HEIRAlliance logo

AN EXAMPLE OF THE INFORMATION TECHNOLOGY ENVIRONMENT AT AN INFORMATION-RESOURCES-INTENSIVE INSTITUTION

July 1995

from the Higher Education Information Resources Alliance of ARL, CAUSE, and Educom

Documents related to this report are available and described at the end of this report.


NOTE: This document is supplementary to the HEIRAlliance Evaluation Guidelines for Institutional Information Resources, published by the Association of Research Libraries, CAUSE, and Educom to provide guidelines for institutions of higher education for evaluating campus information resources when doing self-studies or preparing for accreditation.

In addition to the general requirements outlined in the HEIRAlliance Evaluation Guidelines for Institutional Information Resources, the following represent some of the possible characteristics of an environment in which information resources are highly developed. This list is admittedly not all-encompassing, and input is welcome with respect to areas that could be included in future iterations.

Not all aspects of such a "leading-edge" environment will be feasible or desirable for many institutions. However, each institution can find appropriate elements that will apply. This example is offered in the summer of 1995; with the passage of time, some of the characteristics will change to accommodate emerging technologies and strategies.


1. INFRASTRUCTURE

    [a] high-speed multi-protocol network has been installed to handle both on-campus and Internet access. Multimedia, voice, and video transport are enabled.

    [b] Access to networked information and computing facilities exists that enables the same services from remote locations as on campus.

    [c] A distributed computing environment exists including production-level implementation of file systems, directory services, remote procedure calls, and security.

    [d] Message-enabled applications, electronic mail, groupware, and electronic forms are in place.

    [e] Archive and back-up systems are in place.

    [f] A campuswide information system is in place, using widely familiar access tools that are easy to use and providing an initial entry point to most of the institution's information resources.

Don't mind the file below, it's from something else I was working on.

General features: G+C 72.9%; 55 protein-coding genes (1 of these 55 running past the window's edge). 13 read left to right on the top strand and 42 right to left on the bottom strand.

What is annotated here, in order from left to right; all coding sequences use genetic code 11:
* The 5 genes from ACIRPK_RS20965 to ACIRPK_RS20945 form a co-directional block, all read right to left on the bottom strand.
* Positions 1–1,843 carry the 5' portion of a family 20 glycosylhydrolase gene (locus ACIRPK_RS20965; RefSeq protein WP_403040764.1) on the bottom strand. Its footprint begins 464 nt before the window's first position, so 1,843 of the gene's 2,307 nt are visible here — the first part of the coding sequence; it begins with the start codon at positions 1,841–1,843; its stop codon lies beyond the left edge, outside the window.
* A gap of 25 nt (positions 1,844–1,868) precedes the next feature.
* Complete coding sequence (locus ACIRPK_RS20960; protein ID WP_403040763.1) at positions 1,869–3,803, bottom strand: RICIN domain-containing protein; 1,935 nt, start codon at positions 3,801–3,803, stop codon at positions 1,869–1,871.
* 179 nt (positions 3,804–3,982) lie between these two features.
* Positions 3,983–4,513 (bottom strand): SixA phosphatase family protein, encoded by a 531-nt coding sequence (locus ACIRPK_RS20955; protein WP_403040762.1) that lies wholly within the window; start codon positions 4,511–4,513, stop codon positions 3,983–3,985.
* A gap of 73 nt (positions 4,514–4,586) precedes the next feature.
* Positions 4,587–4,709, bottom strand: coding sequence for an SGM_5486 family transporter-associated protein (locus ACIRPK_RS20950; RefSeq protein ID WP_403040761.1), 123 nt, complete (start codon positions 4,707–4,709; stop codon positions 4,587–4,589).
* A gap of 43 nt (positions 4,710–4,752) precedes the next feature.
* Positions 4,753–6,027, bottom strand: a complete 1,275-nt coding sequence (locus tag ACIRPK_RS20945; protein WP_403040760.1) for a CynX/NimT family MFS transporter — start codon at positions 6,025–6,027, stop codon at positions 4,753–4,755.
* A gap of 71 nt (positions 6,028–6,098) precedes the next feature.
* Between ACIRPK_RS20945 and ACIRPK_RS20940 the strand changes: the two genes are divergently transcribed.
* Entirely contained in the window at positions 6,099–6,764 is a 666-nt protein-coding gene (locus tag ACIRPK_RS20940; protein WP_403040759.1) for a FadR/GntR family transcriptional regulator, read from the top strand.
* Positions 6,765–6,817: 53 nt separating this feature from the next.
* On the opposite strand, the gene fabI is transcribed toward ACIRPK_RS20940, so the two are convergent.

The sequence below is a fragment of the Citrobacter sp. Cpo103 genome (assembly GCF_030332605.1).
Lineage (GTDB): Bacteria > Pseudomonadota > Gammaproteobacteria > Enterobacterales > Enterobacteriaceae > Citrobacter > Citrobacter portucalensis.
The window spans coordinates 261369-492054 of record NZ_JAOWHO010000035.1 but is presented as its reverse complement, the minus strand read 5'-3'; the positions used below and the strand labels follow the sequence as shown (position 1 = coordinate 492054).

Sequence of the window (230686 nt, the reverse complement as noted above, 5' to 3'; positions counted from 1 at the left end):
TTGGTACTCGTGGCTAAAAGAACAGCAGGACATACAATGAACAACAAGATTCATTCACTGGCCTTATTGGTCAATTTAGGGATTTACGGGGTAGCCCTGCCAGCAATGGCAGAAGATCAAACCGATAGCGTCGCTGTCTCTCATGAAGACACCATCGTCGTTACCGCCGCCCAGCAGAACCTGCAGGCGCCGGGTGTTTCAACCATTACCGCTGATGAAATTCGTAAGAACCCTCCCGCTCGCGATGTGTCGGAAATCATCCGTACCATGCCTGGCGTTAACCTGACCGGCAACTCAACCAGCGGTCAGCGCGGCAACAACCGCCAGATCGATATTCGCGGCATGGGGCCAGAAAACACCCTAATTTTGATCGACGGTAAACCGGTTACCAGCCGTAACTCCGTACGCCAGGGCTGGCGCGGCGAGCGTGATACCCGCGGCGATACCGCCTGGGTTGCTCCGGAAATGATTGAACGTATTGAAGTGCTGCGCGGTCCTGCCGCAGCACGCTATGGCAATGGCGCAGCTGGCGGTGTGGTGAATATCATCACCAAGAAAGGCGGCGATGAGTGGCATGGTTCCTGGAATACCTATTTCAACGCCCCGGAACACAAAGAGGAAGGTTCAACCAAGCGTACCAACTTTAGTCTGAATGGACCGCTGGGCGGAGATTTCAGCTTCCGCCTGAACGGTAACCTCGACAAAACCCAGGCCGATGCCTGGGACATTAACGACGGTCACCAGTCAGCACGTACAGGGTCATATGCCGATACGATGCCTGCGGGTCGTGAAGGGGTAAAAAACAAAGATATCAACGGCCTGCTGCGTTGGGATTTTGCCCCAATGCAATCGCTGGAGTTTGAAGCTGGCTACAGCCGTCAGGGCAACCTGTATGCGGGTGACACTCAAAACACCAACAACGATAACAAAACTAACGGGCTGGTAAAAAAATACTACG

[g] Small, scalable computers built on open systems and protocols are used as file, data, and cycle servers.

    [h] The library's server provides search engines for locating information in a wide variety of locations on and off campus, both through its own catalog and through other finding tools.

    [i] Massive online storage capacity is available for research projects.

    [j] Video conferencing systems are in use for administrative functions as well as interactive two-way and multi-way instruction, real-time collaboration among a global community of researchers and scholars, and so forth.

    [k] Partnerships with phone or TV cable service providers are established to extend the campus network to off-campus housing.

    [l] Residence halls are fully networked.

    [m] Classrooms offer network connections, video and audio projection facilities, and technology for the use of multimedia in instruction.

2. STANDARDS
    [a] Architectures are in place that describe the data environment, the technical environment, and the application environment; the means to implement those architectures are in place and in use.

    [b] The institution's technology standards are well-defined and are uniformly applied in the evaluation, selection, and adoption of new systems, and in the upgrading, enhancing, and transformation of existing systems.

    [c] The institution's technology standards, even where these are only advisory, are clearly communicated throughout the institution and are kept current with advances in the technology marketplace, so that users making their own technology decisions can be advised on these matters.

    [d] Interoperability and open systems are institutional priorities.

3. DESKTOP
    [a] Network-connected workstations with sufficient power to utilize network services are on the desks of all faculty and appropriate administrators and staff, and all students have access to a workstation of this class.

    [b] Public facilities are in place with hardware and software to support the instructional needs of faculty and students, with access to the Internet available in these facilities.

4. INSTRUCTION
    [a] Faculty are commonly using information technology to support instruction and promote learning in the classroom; set-up time in the classroom is minimal.

    [b] Faculty are also commonly using network technology to communicate with students outside the classroom.

    [c] Labs and support personnel are available to assist faculty in the development of course materials, and partnerships are in place among information technology resources groups to enable more effective development.

    [d] Librarians participate with faculty in providing instruction on the location and use of information resources on the campus network and on the international networks.

    [e] Distance learning programs are offered as part of degree programs; architectures are established to support these programs; and library and administrative systems to support students in these programs are in place.

    [f] The potential for technology to enable the redesign of curriculum is recognized, and research into new instructional models (especially ones that are designed for distance learners) is encouraged.